Explaining competitive reaction effects

P.S.H. Leeflang, D.R. Wittink

Research output: Contribution to journalArticleAcademicpeer-review

27 Citations (Scopus)


Changes in promotional expenditure decisions for a brand, as in other marketing decisions, should be based on the expected impact on purchase and consumption behavior as well as on the likely reactions by competitors. Purchase behavior may be predicted from estimated demand functions. Competitive reactions can be anticipated based on estimated reaction functions, which show how changes in an instrument for one brand depend on changes in one or more instruments for other brands. Economic and other arguments suggest that the parameters of such reaction functions (e.g. reaction elasticities) should exhibit systematic patterns. We consider these parameters in an economic framework that also contains two other useful measures, viz. net- and gross demand elasticities. For a defender, the net demand elasticity is the difference between the (positive) demand effect of a reaction (the competitive reaction elasticity multiplied by the corresponding own-brand demand elasticity) and the (negative) cross-brand effect (cross-brand demand elasticity). The gross demand elasticity captures just the (positive) demand effect of the reaction. Net demand-, gross demand- and reaction elasticities are useful yardsticks for managers.

Our empirical results suggest that managers' competitive reactions do take into account the consumer response to cross-brand and own-brand activities. For example, the greater a cross-brand elasticity, the greater the corresponding reaction elasticity. Similarly, the greater the own-brand elasticity, the smaller the corresponding reaction elasticity. These effects are consistent with managerial behavior that aims to preserve market shares. We also find that the frequency of changes in other brands' marketing variables has a negative impact on competitive reactions. Interestingly, we do not find that average within-firm competitive reaction elasticities are smaller than for brands offered by different firms. However, we do find that for one firm, this reaction incidence is far lower for sister brands (presumably due to the use of category management), while for another firm, this incidence is higher relative to non-sister brands, consistent with expectations derived from personal interviews of all brand managers. The latter result suggests that the characteristics of reward or resource allocation systems may influence the competitive intensity between managers in the same firm. (C) 2001 Elsevier Science B.V. All rights reserved.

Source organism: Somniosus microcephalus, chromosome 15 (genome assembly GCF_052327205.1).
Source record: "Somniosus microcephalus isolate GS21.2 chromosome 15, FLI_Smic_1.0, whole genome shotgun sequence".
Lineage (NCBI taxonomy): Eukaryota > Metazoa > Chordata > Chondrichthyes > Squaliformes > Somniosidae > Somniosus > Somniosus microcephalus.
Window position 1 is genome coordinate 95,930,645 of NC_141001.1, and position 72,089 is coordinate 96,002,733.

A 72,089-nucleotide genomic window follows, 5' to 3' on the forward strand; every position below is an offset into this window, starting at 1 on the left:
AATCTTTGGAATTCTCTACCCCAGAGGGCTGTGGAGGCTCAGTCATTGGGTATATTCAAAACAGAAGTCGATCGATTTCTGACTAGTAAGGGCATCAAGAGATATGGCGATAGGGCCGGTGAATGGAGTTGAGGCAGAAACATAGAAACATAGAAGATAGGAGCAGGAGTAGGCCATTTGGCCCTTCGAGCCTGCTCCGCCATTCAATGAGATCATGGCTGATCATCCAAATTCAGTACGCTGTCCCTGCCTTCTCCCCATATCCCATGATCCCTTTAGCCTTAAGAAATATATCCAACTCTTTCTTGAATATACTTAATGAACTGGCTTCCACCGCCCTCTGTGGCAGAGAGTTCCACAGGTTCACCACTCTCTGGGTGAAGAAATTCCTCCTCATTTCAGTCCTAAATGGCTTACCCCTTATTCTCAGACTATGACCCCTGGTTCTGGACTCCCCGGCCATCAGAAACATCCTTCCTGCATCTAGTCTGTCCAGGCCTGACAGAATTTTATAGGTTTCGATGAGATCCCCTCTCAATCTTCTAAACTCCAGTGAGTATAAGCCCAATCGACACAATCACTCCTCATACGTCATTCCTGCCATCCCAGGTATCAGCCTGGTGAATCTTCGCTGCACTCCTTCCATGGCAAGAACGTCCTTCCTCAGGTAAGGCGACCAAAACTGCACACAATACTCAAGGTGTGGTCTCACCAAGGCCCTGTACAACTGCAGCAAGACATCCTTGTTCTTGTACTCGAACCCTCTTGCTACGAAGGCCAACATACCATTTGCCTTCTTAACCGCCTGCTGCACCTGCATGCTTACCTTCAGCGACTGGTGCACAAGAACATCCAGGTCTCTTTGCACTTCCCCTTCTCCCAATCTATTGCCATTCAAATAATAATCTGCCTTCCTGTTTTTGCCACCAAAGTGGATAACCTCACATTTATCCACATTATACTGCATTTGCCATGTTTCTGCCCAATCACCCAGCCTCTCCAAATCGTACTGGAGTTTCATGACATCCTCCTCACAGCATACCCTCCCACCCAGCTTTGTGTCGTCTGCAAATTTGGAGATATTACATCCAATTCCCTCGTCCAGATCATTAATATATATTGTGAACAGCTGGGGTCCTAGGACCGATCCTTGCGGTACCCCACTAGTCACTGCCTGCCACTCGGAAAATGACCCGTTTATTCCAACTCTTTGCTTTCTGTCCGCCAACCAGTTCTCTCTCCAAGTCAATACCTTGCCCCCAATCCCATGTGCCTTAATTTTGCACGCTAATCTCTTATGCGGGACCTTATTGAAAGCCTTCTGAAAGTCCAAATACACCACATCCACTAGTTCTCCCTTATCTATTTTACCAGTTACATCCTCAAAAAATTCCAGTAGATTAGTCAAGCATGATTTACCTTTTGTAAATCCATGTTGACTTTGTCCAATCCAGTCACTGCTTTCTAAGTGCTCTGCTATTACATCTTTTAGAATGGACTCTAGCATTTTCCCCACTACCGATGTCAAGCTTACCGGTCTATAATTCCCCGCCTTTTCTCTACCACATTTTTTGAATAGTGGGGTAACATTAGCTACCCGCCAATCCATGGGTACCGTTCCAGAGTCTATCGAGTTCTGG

Original languageEnglish
Pages (from-to)119-137
Number of pages19
JournalInternational Journal of Research in Marketing
Issue number1-2
Publication statusPublished - Jun-2001
EventConference on Competition and Marketing - , Germany
Duration: 1-Jun-1999 → …


  • competitive reaction
  • cross-brand effect
  • own-brand effect


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